Tactics Ogre is a landmark game in the evolution of the strategy-RPG genre, yet it’s never quite received the appreciation it deserves outside of Japan. Part of this has to do with the long shadow cast by its directly-inspired and much-beloved younger sibling, Final Fantasy Tactics. Despite receiving an incredible remake in 2011, PSP exclusivity once again limited the audience for Tactics Ogre. Now, with the release of the HD and massively revamped Tactics Ogre Reborn on every platform under the sun, Square Enix is taking steps to correct a long-standing injustice–though some quibbles with presentation and gameplay changes keep this from being the definitive version of the all-time classic.
Our story follows young Denam and his sister Catiua, two siblings of the Walister clan. The Walister have suffered under the oppression of the ruling Galgastani for years, and a resistance movement has begun to form among them. What begins as a plan to avenge the death of the siblings’ father snowballs into a mission to rescue Duke Ronwey, leader of the resistance. But as Denam becomes part of the growing resistance force, he discovers the lengths that Duke Ronwey will go to advance his cause, forcing him to make very difficult choices. As the struggle expands to involve neighboring states, Denam will need to find his own way to put an end to the conflict.
If you’re familiar with previous works by director and writer Yasumi Matsuno (Final Fantasy Tactics, Vagrant Story, Final Fantasy XII), you’ll find similar themes here: intertwining politics, moral quandaries, class struggles, and idealism gone awry. Depending on the choices you make (including some absolutely gut-wrenching, life-or-death decisions) the story’s path–as well as which special characters you can recruit–will change dramatically. There are plenty of twists and surprises to experience, enhanced by a combination of a superb English script from famed localizer Alexander O. Smith and the addition of voice acting for cutscenes. The World Tarot system from the PSP remake also returns, which acts as an enhanced New Game+: Upon completing the game, you can go back to previous points in the story, exploring different outcomes and routes while keeping your current character roster.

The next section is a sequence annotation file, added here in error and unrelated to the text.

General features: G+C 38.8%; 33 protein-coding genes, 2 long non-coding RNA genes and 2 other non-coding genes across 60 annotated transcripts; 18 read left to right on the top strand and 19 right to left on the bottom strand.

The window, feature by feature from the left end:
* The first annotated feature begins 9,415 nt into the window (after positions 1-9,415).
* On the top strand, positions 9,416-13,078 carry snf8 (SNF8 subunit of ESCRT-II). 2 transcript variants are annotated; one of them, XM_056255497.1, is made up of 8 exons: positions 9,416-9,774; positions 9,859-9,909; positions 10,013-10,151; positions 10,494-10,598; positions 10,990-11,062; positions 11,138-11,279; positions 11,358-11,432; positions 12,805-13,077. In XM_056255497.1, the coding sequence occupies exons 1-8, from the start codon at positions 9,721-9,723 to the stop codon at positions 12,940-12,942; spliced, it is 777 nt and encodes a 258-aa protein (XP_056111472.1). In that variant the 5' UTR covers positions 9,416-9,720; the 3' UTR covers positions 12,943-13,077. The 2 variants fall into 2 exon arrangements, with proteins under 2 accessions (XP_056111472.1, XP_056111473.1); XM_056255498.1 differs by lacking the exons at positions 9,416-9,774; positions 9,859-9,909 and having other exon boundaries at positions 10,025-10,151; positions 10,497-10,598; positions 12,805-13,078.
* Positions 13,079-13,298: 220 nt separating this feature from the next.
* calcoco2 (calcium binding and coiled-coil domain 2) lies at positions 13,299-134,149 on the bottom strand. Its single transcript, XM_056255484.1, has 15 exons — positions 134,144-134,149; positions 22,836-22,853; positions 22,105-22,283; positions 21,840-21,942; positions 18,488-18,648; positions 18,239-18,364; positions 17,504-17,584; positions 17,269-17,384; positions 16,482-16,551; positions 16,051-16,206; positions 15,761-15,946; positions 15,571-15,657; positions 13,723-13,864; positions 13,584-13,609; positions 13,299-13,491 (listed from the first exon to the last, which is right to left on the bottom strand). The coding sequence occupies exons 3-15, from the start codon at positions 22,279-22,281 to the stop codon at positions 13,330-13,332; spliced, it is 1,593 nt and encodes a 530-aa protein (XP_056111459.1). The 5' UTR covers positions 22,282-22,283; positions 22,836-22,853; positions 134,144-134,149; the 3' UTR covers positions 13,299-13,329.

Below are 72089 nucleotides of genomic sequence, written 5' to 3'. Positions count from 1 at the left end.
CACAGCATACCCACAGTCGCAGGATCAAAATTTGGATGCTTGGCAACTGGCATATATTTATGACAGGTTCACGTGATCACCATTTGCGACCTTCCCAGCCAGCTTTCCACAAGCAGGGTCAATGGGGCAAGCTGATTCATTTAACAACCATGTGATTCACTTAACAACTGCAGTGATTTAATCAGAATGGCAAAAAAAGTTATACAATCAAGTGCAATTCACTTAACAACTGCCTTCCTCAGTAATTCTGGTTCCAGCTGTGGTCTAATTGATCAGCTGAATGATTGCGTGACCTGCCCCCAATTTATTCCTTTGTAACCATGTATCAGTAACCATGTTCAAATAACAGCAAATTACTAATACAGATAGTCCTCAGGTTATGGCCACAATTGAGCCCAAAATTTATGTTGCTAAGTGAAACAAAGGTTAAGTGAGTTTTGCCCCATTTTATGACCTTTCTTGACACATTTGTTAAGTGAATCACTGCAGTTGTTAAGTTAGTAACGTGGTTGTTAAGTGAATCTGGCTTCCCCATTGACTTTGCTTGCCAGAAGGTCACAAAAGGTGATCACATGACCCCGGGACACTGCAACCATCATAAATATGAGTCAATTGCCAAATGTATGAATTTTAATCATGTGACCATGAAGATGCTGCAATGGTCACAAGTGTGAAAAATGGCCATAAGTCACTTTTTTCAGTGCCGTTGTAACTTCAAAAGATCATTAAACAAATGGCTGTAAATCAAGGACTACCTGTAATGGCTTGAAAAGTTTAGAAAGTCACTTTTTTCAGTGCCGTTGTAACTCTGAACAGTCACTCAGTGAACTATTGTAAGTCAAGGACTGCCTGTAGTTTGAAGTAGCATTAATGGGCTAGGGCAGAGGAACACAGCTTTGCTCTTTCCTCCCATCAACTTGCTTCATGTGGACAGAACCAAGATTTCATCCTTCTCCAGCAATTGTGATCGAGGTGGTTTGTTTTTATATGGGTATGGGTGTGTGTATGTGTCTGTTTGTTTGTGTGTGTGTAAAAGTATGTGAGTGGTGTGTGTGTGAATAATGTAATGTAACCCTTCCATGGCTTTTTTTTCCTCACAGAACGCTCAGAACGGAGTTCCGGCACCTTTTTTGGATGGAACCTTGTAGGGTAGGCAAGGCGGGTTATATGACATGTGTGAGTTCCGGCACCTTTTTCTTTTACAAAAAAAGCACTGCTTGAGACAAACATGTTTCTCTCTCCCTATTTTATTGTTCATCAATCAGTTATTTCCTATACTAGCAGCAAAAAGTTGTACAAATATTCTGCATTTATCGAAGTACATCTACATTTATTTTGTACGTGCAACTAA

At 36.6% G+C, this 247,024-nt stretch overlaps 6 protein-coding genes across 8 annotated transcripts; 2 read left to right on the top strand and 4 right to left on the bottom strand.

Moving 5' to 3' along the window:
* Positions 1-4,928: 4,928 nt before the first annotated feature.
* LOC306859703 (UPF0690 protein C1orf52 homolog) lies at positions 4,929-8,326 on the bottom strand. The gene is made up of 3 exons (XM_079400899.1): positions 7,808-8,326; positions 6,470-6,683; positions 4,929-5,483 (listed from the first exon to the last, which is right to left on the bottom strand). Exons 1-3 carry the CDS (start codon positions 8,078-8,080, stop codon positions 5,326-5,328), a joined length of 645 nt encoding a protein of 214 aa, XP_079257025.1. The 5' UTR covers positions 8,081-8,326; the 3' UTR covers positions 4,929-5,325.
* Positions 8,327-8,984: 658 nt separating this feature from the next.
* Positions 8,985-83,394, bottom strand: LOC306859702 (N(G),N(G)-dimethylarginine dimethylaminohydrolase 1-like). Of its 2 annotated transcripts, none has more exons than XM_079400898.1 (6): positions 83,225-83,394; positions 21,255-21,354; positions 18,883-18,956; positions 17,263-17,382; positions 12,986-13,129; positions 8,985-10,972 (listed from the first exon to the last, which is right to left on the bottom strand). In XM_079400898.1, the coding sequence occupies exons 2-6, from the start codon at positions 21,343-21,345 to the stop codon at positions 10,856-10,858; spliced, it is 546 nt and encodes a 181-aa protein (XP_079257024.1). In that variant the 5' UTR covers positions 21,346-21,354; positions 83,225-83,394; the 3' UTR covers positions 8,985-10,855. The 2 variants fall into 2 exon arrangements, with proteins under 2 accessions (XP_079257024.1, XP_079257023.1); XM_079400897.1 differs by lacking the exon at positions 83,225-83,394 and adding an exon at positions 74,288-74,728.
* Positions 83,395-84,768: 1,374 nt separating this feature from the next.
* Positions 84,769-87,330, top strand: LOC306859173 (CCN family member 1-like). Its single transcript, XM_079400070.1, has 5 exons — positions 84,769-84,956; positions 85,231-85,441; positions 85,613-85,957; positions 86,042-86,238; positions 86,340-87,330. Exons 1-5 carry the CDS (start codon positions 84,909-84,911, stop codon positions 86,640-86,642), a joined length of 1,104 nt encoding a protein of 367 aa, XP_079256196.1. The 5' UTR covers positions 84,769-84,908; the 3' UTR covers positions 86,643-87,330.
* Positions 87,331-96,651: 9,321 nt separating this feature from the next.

Gameplay is similar to other grid-based strategy-RPGs: You cultivate and deploy a carefully selected mini-army to battle against a CPU-controlled squad by moving around the battlefield and using attacks and skills to gain the upper hand. When each character gets their turn and how far they can move is determined by a multitude of factors, including stats, gear, buffs/debuffs, and how many actions they took in their previous turn. The effectiveness of attacks and skills is similarly affected by a wide degree of variables: stats, elemental affiliations, attack type, and even which direction you are approaching from are just a few of the things that factor into crucial decision-making.
What makes combat fun is the sheer amount of options at your disposal and variables to consider–do you go in swords swinging with your big bruisers to draw the enemy towards you, or hold back until your MP resources build up first? Do you go for sustained smaller attacks on a target, or try to weaken your foe with status ailments before going in for a massive killing blow? Should you kill the monsters you encounter to obtain rare items, or attempt to train them to use their unique powers in battles moving forward? Figuring out a way to approach each fight and executing your plans (or at least attempting to) is tremendously rewarding. And if mistakes are made, there’s a way to take back particularly boneheaded moves: the Chariot Tarot is an optional feature you can activate to “rewind” turns in battle and try a different course of action.
With the release of the HD and massively revamped Tactics Ogre Reborn on every platform under the sun, Square Enix is taking steps to correct a long-standing injustice